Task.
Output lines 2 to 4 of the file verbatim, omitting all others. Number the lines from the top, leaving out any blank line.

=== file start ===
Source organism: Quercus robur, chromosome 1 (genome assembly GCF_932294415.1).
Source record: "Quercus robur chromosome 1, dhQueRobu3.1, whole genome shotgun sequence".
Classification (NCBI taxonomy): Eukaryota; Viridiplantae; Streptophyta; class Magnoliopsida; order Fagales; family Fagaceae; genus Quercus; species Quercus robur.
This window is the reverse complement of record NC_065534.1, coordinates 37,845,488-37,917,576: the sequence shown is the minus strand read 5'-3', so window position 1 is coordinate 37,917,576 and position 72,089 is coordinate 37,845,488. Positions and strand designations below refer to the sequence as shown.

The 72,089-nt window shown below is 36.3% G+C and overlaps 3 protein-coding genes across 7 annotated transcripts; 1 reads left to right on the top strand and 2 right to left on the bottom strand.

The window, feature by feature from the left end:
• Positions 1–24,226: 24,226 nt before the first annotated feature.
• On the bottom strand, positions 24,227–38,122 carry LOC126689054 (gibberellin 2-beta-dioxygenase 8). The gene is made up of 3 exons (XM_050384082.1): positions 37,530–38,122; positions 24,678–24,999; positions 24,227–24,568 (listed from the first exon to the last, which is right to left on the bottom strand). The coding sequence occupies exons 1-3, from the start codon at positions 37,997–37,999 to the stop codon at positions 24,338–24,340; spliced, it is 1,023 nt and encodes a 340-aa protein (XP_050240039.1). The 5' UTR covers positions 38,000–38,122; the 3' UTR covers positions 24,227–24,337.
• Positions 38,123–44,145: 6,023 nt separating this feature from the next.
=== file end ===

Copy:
Source record: "Quercus robur chromosome 1, dhQueRobu3.1, whole genome shotgun sequence".
Classification (NCBI taxonomy): Eukaryota; Viridiplantae; Streptophyta; class Magnoliopsida; order Fagales; family Fagaceae; genus Quercus; species Quercus robur.
This window is the reverse complement of record NC_065534.1, coordinates 37,845,488-37,917,576: the sequence shown is the minus strand read 5'-3', so window position 1 is coordinate 37,917,576 and position 72,089 is coordinate 37,845,488. Positions and strand designations below refer to the sequence as shown.